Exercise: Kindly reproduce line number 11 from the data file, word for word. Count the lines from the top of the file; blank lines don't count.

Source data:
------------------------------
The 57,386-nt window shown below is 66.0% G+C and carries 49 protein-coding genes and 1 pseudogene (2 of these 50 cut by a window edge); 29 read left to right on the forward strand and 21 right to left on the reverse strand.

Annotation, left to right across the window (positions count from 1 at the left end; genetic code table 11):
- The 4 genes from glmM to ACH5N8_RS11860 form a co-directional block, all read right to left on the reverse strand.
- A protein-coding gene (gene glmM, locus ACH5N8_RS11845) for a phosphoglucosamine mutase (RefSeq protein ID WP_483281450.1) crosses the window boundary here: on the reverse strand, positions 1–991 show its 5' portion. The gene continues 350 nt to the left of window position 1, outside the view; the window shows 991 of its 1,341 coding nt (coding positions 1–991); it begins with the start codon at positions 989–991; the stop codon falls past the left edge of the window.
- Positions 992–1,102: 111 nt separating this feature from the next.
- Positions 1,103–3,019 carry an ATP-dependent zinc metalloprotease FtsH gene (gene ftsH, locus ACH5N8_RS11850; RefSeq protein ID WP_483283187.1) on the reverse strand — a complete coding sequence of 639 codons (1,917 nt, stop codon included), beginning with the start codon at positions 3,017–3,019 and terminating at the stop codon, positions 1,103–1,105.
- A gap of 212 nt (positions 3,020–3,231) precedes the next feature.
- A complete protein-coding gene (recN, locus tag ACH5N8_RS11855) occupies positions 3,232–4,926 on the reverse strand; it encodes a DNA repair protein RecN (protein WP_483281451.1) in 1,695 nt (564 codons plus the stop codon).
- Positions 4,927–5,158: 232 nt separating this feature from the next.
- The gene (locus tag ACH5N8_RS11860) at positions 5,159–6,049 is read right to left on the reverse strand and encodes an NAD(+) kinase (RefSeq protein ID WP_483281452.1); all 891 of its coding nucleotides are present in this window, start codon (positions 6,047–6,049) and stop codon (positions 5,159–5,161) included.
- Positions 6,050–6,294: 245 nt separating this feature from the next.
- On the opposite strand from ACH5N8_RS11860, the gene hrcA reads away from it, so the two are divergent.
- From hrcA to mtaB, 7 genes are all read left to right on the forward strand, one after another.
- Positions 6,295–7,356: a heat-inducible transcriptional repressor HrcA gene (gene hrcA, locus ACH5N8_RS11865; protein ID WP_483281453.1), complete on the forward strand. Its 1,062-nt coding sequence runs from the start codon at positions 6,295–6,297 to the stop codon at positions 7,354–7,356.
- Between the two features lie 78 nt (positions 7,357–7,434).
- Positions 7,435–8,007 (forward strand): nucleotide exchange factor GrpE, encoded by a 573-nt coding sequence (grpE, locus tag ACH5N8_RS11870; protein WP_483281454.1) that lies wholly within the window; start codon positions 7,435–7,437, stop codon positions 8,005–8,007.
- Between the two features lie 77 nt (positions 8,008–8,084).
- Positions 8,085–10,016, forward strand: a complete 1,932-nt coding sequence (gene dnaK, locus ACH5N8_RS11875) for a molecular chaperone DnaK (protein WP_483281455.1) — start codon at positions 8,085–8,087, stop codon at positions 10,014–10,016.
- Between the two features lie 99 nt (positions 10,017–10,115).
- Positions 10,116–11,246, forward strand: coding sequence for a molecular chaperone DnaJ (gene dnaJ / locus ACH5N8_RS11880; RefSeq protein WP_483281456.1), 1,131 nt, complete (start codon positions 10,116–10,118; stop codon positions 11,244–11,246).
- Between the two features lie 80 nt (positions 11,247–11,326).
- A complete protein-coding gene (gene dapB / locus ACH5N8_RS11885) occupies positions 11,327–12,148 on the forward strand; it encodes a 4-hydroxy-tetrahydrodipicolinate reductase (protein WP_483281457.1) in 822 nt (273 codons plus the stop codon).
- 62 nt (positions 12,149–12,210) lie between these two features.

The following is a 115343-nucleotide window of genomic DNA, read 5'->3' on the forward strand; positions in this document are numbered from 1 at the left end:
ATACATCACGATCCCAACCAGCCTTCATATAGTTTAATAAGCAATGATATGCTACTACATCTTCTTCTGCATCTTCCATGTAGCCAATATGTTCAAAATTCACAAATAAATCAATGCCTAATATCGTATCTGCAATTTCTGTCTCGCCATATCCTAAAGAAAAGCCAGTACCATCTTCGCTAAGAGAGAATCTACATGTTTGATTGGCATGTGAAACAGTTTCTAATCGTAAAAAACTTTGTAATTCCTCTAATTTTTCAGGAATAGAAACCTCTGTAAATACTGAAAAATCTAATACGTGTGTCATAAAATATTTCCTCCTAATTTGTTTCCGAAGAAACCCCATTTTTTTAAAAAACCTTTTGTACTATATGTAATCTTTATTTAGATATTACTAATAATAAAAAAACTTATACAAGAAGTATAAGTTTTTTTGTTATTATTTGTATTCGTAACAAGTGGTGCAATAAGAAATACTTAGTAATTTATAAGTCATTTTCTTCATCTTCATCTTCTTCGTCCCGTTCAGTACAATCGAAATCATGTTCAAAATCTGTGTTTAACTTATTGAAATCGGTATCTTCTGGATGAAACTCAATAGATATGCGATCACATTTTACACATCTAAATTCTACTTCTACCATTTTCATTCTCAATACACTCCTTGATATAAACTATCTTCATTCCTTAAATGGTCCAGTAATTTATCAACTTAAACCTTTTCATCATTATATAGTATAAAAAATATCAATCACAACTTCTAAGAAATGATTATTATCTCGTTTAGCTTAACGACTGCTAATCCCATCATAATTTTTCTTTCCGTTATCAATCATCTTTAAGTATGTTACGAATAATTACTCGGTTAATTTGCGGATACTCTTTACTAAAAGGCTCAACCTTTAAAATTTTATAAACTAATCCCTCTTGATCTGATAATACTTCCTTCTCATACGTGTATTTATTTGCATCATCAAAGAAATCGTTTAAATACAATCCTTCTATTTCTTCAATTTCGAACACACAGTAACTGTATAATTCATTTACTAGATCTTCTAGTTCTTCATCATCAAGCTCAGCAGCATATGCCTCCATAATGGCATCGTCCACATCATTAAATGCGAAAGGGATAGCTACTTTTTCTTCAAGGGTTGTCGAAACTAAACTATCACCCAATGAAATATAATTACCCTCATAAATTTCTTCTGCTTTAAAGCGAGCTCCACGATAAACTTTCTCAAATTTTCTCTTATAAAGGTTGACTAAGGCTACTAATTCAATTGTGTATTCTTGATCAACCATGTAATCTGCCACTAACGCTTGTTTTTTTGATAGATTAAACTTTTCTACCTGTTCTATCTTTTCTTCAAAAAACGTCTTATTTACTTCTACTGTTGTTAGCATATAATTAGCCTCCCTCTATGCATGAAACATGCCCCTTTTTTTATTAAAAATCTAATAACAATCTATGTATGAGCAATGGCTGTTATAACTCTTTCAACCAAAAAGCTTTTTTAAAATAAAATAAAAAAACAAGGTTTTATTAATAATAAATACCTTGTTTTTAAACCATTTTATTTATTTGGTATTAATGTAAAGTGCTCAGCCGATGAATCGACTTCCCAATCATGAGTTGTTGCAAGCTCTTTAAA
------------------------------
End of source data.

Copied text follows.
- Positions 6,050–6,294: 245 nt separating this feature from the next.